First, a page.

Throughout her career, Johnson developed friendships within the LGBTQ community. First and foremost among her gay friends was Bill Nelson.

“I met her when she came to visit Bill Nelson while I was caring for him,” said home healthcare nurse Penny Krispin. “She loved Bill and Terry [Tebedo, his partner], and I thought she had an awesome presence. Loved her from that moment.”

After Nelson’s death, Johnson tried to have the Oak Lawn post office named for him, filing a bill to do so in each session. But there was one catch: Every member of the state’s congressional delegation has to sign on to a bill renaming a federal facility, and every session at least one member of the Texas delegation refused.

2019 Lewis & Johnson

On a personal note
Until her retirement last year, Johnson had represented me since she was first elected as my state senator in 1985. While I’d met her a number of times, our friendship began much later when the Dallas Morning News endorsed Stephen Broden, her 2010 opponent, and then had to rescind its endorsement when he said the violent overthrow of the government wasn’t out of the question if there wasn’t a change in leadership. This was shocking to hear in that pre-Trump era.

On Election Night that year, I was outside her campaign office, standing among a group of reporters trying to get into her watch party. Suddenly, I felt someone grab me, telling the other waiting newscasters, “We like him.” And I was in.

A few years later, Johnson moved her district office to the same Design District building where our Dallas Voice offices is located. On Fridays, when Johnson was in town, I’d get a call: “Come upstairs, honey,” she’d say.

We’d sit and talk for an hour or two. Sometimes she had a story to pitch me. Other times we’d just talk.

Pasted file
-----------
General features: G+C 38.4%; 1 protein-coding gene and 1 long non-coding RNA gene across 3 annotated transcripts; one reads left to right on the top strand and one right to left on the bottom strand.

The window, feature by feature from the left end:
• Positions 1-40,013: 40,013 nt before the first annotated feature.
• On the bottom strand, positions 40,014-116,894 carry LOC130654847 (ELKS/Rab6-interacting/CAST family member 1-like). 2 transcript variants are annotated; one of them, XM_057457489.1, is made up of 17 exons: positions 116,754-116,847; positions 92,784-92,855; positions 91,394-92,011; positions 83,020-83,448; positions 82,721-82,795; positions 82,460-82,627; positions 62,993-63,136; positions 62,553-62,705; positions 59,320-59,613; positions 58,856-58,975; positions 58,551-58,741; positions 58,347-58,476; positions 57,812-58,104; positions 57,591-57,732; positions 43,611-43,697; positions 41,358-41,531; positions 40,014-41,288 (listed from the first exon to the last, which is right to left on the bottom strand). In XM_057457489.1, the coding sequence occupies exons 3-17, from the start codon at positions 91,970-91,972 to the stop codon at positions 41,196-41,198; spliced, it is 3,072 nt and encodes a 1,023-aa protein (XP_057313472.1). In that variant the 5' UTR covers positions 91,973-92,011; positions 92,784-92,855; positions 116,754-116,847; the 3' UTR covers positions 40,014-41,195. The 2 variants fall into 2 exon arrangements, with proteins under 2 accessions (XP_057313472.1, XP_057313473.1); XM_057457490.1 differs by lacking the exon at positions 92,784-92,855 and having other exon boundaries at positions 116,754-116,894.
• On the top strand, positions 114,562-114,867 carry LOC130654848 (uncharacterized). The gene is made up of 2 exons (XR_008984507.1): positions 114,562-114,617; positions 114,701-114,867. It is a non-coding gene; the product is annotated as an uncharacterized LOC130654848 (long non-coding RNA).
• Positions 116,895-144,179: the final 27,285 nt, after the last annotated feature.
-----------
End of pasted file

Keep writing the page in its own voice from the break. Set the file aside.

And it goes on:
As chairperson of the Science, Space and Technology Committee, she was a wealth of information; one morning she explained the science behind driverless vehicles to me. Other times we’d discuss the progress of non-discrimination legislation that she was passionate about.

And sometimes I’d have a suggestion for her. One day, she was just frustrated by the attempts of her Republican colleagues to repeal Obamacare. So, I suggested she introduce legislation to repeal Obamacare and replace it with the Affordable Care Act.

“But they’re the same thing,” she said. Exactly, I told her. Every poll shows people hate Obamacare but love the Affordable Care Act. Your bill will preserve what people love and get rid of everything they hate about the law.

While my suggestion amused her, she was too serious a legislator to propose something so frivolous.

Almost two years, I got a couple of calls from people in Johnson’s office to make sure I’d be at her speech that weekend — the one that turned out to be her retirement announcement.

I sat on the floor of the auditorium in the front, and after she spoke, I walked up to the stage to wish her luck.

EBJ bent down and gave me a kiss. And the Morning News snapped a pic ture that they’ve used in at least 10 articles. What I love most about that picture are the people surrounding her, looking at me with quizzical faces as if asking, “Who the hell are you?”

Eddie Bernice Johnson will be remembered as a trailblazing legislator and civil rights advocate with a mountain of firsts to her credit: First Black woman nurse at Dallas VA; first chief psychiatric nurse at the hospital; first Black person elected to the Texas Legislature from Dallas; first nurse elected to Congress; third woman elected to Congress from Texas (In 1992, she was the only Texas woman in Congress; today there are eight); first Black woman to chair a standing congressional committee.

Around Thanksgiving, I got a message on Facebook from EBJ. “Miss you,” she wrote. We planned to get together after the New Year. We did not get the chance.
Miss you too, my friend.


Funeral arrangements
On Monday, Jan. 8, Rep. Eddie Bernice Johnson’s casket will lie in repose from 10 a.m.-3 p.m. at the Hall of State in Fair Park.
Also on Monday, a prayer service will be held from 6:30-8 p.m. at Concord Church, 6808 Pastor Bailey Drive in Dallas.

On Tuesday, Jan. 9, a funeral service will be held at 10 a.m. at Concord Church.

On Wednesday, Jan. 10, a graveside service and burial will be held, at 2 p.m. at Texas State Cemetery, 909 Navasota St., Austin.